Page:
6 August 2012 | International Solidarity Movement, West Bank
Armed Israeli settlers reinforced by the Israeli military regularly assault the villagers if Asira al-Qibliya. The settlers come from nearby colonies built in violation of International law, raid Asira al-Qibliya, throw stones, and shoot live ammunition.
The illegal settlers often enter Asira al-Qibliya, scream and knock on doors and windows simply for the psychological terror impact it has on the residents. At the same time, wheat and farmland is burned, olive trees are uprooted, and vital farmland is annexed by the illegal Israeli settlement of Yitzhar, making it difficult for Palestinians to secure a livelihood.
These threats have become a part of daily life in Asira al-Qibliya, a village located in the northern West Bank.
“A culture of fear.” This is how Nabila Saleh, a resident of the village, sees it.
“I never sleep more than a couple of hours each night. I jump at every sound,” says Nabila, “that is the way it is. Everybody fears a settler attack, even if they have not yet been attacked directly themselves.”
Nabila sits in her living room. Instead of glass panes in the windows are metal grids. This is the physical memory of a settler attack in November of last year, when settlers broke the windows of the Saleh’s and their neighbours’ homes, and the Israeli army followed by shooting tear-gas directly into the houses.
As she talks, Nabila’s children curiously creep into the living room. The youngest is especially shy. Nabila explains how the children of the village tend to be afraid of strangers. Many parents are afraid of letting their children go out and play, says Nabila. On Saturdays, the day of the Jewish Sabbath, when settler attacks are most likely to occur, hardly anyone dares to go out at all.
As Nabila is talking, she is suddenly interrupted by a whistling sound. The children immediately react by crying, “Jesh! Jesh!” – “Soldiers! Soldiers!”
Asira al-Qibliya has developed its own alarm system: when soldiers appear, the villagers warn each other by whistling. Nabila says she will instinctively jump at the sound of a whistle, even while doing her shopping in the city.
From Nabila’s roof, an Israeli military jeep and a group of soldiers are visible on a nearby hill where Yitzhar colony is located. Whistles and shouts of “jesh!” resound through the village.
The appearance of soldiers has become a prelude to a settler attack. Settlers do not attack or even enter the village alone. They arrive in groups and are often escorted by the military.
This time, it is a false alarm. After a while, the soldiers withdraw to a military base in the settlement. Asira al-Qibliya breathes a sigh of relief. But it is a short respite.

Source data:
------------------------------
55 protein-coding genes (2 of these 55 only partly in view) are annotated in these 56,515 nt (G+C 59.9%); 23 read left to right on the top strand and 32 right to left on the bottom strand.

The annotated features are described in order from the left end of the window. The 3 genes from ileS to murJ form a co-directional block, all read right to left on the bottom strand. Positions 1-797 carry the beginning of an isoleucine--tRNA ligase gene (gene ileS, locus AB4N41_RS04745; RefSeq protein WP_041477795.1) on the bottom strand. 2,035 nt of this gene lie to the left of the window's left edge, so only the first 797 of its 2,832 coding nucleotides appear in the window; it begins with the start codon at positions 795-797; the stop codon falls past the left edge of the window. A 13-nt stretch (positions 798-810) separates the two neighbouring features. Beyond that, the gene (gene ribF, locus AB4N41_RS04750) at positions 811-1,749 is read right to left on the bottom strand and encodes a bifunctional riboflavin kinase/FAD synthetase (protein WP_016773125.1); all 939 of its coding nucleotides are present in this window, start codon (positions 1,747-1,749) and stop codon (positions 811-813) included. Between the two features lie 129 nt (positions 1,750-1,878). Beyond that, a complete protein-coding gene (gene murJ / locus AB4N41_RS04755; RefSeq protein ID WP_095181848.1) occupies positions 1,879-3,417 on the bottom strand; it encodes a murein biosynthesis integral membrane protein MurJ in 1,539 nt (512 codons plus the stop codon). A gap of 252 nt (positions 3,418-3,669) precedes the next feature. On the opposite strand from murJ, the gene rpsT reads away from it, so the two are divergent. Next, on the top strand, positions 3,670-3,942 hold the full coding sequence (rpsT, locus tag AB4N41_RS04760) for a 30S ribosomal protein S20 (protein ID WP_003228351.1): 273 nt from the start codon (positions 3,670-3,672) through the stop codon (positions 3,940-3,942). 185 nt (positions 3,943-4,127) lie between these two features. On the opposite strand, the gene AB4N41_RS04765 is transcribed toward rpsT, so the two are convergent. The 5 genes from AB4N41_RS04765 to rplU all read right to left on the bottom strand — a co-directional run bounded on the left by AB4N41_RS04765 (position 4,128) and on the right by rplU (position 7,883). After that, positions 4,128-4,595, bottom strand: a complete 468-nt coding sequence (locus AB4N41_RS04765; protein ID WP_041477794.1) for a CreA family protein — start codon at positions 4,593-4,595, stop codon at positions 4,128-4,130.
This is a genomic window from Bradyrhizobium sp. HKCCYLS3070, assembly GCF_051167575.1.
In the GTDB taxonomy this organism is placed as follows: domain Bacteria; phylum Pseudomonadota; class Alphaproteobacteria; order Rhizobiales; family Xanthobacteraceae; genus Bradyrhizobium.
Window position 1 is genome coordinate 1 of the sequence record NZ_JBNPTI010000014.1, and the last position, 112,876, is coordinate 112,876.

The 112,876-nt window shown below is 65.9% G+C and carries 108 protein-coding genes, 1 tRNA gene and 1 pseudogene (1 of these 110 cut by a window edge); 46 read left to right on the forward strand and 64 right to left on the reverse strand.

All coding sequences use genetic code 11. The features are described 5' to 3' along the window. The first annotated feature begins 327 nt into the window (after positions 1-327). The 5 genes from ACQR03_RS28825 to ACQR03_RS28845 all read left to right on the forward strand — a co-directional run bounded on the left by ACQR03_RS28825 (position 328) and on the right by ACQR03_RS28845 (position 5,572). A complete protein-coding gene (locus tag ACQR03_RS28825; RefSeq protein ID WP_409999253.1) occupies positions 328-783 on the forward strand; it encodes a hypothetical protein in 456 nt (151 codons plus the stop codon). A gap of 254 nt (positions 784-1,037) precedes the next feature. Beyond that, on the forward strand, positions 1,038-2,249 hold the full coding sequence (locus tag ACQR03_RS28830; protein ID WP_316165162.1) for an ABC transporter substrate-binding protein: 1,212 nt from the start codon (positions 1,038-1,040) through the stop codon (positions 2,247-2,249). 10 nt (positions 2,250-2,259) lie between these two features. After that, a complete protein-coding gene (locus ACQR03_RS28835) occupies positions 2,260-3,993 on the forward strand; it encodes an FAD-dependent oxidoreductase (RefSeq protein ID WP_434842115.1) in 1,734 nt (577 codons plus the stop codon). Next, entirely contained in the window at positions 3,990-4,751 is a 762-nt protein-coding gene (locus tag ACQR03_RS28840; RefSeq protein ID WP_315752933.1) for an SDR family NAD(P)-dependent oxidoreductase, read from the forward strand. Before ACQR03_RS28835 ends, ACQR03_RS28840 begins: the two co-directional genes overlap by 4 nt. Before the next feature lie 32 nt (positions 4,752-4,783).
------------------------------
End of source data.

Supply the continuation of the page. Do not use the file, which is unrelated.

One of Nabila’s neighbours explained how only 15 meters from his family’s front door, a 22 year-old resident, Nimer Asaira, was shot in the head by a settler during an attack only one month ago. Miraculously, the young man survived, but lost his hearing. During the attack, the armed settlers were protected by the army.
The 20 year-old son of this neighbouring house witnessed the shooting, and helped to carry away Nimer as he bled. Since then, the young man has been sleepwalking. He has been in touch with a representative from Doctors Without Borders, who diagnosed the sleepwalking as a symptom of trauma and insisted that he be treated in Tel Aviv, where he is now receiving therapy.
“Of course, that is good for my son,” says his father, “but still, he is only one person. The entire village is traumatized.”
Altogether, the Yitzhar colony has annexed one third of the land belonging to the villages south of Nablus. Approximately 2 years ago, 50 dunums of the area Khusfe, farmland stretching from Asira al-Qibliya to the Huwara checkpoint, was annexed, burnt, and cleared by Yitzhar settlers.
Two times, villagers replanted their land, but the third time, the Israeli army declared the area a Closed Military Zone (CMZ), and prohibited the villagers from entering their land. The fields are still a CMZ, but now Israeli settlement buildings have been erected on them.
“I am very afraid,” says Khadra Abdelkarim, another resident of Asira al-Qibliya, “and my 6 children are very afraid. It is hard for them to focus in school.”
She recounts a recent nighttime settler attack, wherein a group of settlers knocked on doors and attack whoever would answer with pepper spray.
Khadra’s husband sums up the different rationales of the settler attacks. The settlers come to burn wheat and uproot olive trees in order to destroy livelihoods. They come on the occasion of Jewish holidays, the annual ones as well as the weekly sabbath. They come for retaliatory ‘price-tag’ attacks: if a settler is attacked or threatened anywhere in the occupied West Bank, or if the state of Israel is reconsidering settlement policy, Palestinian villages are forced to pay the price. Most importantly, they come to create unease among the Palestinian villagers.
“To disturb the peace,” says Khadra.
“So show me the meaning of the peace process? The more peaceful we are, the worse we get attacked. Everything has gotten worse since Oslo. If this development continues, the settlers will be in my bedroom within a year.”
Saffron is a volunteer with the International Solidarity Movement (name has been changed).